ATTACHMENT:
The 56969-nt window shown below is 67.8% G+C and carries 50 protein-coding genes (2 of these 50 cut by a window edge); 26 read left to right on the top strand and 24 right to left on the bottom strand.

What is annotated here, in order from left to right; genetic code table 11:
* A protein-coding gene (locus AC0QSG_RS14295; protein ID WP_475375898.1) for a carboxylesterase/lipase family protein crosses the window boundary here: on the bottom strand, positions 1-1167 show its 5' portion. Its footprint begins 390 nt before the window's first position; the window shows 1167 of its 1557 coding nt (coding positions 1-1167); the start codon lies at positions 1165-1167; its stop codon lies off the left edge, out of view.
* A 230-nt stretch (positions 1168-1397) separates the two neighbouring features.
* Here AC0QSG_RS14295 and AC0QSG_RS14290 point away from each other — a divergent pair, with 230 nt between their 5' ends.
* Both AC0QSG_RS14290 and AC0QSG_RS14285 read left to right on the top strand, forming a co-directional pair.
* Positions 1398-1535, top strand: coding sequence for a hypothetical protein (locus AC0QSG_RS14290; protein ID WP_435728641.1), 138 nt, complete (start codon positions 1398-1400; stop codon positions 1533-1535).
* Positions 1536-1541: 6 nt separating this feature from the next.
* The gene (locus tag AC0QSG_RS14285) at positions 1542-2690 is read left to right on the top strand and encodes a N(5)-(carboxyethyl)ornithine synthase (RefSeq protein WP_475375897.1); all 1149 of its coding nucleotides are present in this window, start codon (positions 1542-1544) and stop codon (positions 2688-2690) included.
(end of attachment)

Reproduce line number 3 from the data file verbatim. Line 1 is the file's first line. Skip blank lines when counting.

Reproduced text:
* A protein-coding gene (locus AC0QSG_RS14295; protein ID WP_475375898.1) for a carboxylesterase/lipase family protein crosses the window boundary here: on the bottom strand, positions 1-1167 show its 5' portion. Its footprint begins 390 nt before the window's first position; the window shows 1167 of its 1557 coding nt (coding positions 1-1167); the start codon lies at positions 1165-1167; its stop codon lies off the left edge, out of view.